Wednesday, April 4, 2012

More Developments From Sanford, Florida...That You’d Have Missed had You Been Watching MSNBC

Norman Wolfinger - State Attorney (FL)

It turns out that it wasn’t the Sanford Police who failed to hold George Zimmerman on charges after the shooting of Trayvon Martin, but instead it was State Attorney for Florida, Norman Wolfinger, who left his residence on a Sunday night to hear George Zimmerman questioned by police, who made that call.

Detective Chris Serino, of the Sanford Police Department, expressed doubt in George Zimmerman’s account of how the shooting occurred, according to ABC News and reportedly Det. Serino wanted Zimmerman, charged with manslaughter, but the state Attorney’s Office said there was not enough evidence to make an arrest.

In an affidavit taken the night of the February 26th killing, Det. Serino said he was unconvinced by Zimmerman’s version of events in which he claimed self-defense, the network reported.

Did someone notify Wolfinger that night? It certainly wouldn't have appeared to have been the Sanford Police, as they noted this was highly unusual. Did Norman Wolfinger know that the killer was the son of a retired judge? And does Norman Wolfinger know Robert Zimmerman’s (George Zimmerman’s father) personally?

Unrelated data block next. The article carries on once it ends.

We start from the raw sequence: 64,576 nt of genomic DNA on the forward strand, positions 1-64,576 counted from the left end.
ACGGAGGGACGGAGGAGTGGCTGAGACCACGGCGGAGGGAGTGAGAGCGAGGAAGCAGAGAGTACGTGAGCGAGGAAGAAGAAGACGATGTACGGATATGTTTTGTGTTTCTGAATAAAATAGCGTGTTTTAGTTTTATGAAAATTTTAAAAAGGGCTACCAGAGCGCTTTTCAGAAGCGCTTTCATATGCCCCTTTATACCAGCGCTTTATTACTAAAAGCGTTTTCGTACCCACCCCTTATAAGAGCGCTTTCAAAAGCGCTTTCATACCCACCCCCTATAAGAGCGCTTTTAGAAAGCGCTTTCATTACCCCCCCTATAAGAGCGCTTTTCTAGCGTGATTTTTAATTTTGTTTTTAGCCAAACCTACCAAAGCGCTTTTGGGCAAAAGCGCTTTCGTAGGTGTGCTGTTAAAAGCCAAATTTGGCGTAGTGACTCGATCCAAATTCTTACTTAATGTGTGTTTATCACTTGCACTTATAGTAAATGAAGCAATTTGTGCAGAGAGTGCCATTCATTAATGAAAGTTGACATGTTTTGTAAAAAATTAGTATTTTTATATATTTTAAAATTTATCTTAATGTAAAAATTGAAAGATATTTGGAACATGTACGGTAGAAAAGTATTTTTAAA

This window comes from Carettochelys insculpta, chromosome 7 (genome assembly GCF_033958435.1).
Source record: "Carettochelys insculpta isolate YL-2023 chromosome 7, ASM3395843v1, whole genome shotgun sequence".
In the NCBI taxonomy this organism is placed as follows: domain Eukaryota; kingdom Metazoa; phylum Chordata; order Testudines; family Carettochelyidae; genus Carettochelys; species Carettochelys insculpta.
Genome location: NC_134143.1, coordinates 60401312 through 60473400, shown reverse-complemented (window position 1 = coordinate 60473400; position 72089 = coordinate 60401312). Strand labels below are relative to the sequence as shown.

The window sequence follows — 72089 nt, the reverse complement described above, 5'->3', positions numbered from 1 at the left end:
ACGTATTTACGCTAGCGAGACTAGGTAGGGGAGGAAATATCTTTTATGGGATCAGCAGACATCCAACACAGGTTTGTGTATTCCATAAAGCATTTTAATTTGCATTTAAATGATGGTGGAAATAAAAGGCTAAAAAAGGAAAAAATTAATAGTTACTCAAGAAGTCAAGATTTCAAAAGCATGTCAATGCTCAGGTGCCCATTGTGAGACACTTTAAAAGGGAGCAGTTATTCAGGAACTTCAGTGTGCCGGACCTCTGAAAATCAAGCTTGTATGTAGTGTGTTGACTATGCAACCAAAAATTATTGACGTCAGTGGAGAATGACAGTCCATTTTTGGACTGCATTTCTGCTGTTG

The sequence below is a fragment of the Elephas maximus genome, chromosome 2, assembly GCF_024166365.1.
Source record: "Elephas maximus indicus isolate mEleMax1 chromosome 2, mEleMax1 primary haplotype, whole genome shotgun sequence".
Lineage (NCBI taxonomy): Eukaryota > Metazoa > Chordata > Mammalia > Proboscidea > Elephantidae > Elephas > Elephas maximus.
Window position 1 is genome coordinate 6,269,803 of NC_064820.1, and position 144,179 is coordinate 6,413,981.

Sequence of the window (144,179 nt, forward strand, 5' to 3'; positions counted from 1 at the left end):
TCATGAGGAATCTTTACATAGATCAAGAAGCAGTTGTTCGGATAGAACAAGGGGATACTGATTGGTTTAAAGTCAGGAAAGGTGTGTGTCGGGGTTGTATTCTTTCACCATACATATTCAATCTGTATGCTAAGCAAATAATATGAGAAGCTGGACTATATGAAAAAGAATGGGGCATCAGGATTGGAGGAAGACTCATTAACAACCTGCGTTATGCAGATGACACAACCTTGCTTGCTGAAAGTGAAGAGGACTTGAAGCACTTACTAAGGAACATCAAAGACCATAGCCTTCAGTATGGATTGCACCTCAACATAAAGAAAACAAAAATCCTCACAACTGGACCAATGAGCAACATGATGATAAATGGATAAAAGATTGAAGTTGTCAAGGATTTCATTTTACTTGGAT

When Wolfinger announced that he was stepping down from the case last Thursday, he claimed “conflict of interest.” What, exactly, was the potential conflict of interest that had him step down?

The fact that Sanford Detectives didn’t find George Zimmerman’s story believable is powerful enough, but having a State Attorney overrule Detectives in such a scenario does seem very unusual, perhaps even suspicious.

Why did a State Attorney involve himself in such a case on a Sunday night, unless he had ties to Robert Zimmerman, George Zimmerman’s Dad?

The media, especially MSNBC has never asked such questions, too busy promoting the false narrative that these kinds of incidents "happen all the time" (to black youths) when in fact, they are extremely rare, so rare, in fact that Florida’s last similar case occurred almost two years ago, in September of 2012 when black homeowner (Trevor Dooley) brought a gun to a park across the street from his house and shot and killed a white, Air Force Iraqi Vet (David James) who’d merely defended a young skateboarder that Mr Dooley sought to chase from the park.

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